Kitchen Cabinet Layout Possibilities and Limitations: Part 2

//Kitchen Cabinet Layout Possibilities and Limitations: Part 2

Kitchen Cabinet Layout Possibilities and Limitations: Part 2

In our last part, we talked about the limitations of changing your kitchen cabinet layout when buying new cabinetry. Now, it’s time to cover the possibilities. If you have any questions when you’re through here, give us a call and we’ll be happy to help.


No matter what your kitchen’s current size or state is, there are some things that can be changed somewhat universally when updating your cabinetry. Let’s take a look at 4 of those things.


The first thing you can most definitely change is the style of storage being used in different areas of the kitchen. You might not have thought this part through, but it offers a whole world of customization. Finding that cabinet beside the oven kind of useless? Wish you had more drawers there for utensils and hand towels? The switch from cabinet to drawers is easy to make and 100% possible.


The changes to storage style don’t stop there. Beyond that, you can also change the amount of shelving in your cabinets. Spacing and amount of shelving makes a massive difference when it comes to storage efficiency. If you have an entire cabinet dedicated to cups or mugs, having the base shelf and one middle shelf will waste a ton of space. Instead, consider 2 or 3 mounted shelves, leaving you with many surfaces to line with mugs or glasses.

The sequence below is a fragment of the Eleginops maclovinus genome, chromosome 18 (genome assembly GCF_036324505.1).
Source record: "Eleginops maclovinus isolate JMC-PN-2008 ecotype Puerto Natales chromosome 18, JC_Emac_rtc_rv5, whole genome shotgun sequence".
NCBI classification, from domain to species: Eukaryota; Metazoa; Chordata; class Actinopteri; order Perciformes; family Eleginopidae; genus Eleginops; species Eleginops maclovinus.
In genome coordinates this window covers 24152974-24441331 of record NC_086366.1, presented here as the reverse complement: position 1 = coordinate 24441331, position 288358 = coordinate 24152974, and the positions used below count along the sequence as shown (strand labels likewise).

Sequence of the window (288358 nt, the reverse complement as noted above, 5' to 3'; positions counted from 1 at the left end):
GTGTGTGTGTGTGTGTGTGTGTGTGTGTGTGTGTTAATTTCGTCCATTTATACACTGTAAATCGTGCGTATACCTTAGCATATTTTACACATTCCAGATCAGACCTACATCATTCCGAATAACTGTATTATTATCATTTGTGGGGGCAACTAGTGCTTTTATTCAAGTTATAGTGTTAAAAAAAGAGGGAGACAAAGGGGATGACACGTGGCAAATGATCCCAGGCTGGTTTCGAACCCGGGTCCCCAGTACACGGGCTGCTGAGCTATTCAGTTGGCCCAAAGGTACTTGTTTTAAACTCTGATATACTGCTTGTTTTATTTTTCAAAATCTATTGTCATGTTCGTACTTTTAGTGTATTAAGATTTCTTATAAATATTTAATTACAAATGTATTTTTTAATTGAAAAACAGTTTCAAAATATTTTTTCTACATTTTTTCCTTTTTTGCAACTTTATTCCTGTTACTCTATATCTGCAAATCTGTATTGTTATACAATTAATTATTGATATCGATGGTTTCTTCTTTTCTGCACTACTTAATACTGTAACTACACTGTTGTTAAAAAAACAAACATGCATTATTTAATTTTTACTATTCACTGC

This kind of small change can make cups easier to retrieve from the cabinet, less likely to fall and break, from stacking, and easier to put away. Plus, confronting which mugs you feel inclined to put in the back may jumpstart a bit of a cleanout. You really don’t like that undersized mug that barely holds your morning coffee, do you?


Next up, we have the possibility of storage height. It’s very common for kitchen cabinetry to be limited to bottom cabinets and over-counter cabinets. However, that logic is outdated and wastes tons of precious space. If you’re not hurting for counter space, bring up the height of your storage and give yourself a full, floor-to-ceiling storage unit.

With cabinets on top, for storing less used countertop appliances, you can use all of the below space for drawers. People, by and large, underestimate the storage power of wide, shallow drawers. This is an especially convenient way to store baking sheets, cutting boards, boxes of tin foil and plastic storage bags, and more. All of those things you’ve been struggling to stack neatly in a cabinet can find their home here.

Kitchen Cabinet Layout

And, finally, there is the possibility of a whole new, raw kitchen cabinet layout. This possibility comes with a slight limitation of its own: power outlets. However, adjusting where power outlets are positioned is not as hard as it sounds with a little help from an electrical technician.

So long as you have the ability to adjust outlet placement, you can change your kitchen cabinet layout completely. Who says the fridge needs to be in the corner? Move the fridge to the right, move the oven to the left. Put in an island with a stovetop on it. The possibilities are only limited by power availability and any relevant windows. Just make sure you leave yourself enough space to open your dishwasher and the sky’s the limit.

By | 2021-04-30T10:59:40+00:00 April 30th, 2021|Blog|Comments Off on Kitchen Cabinet Layout Possibilities and Limitations: Part 2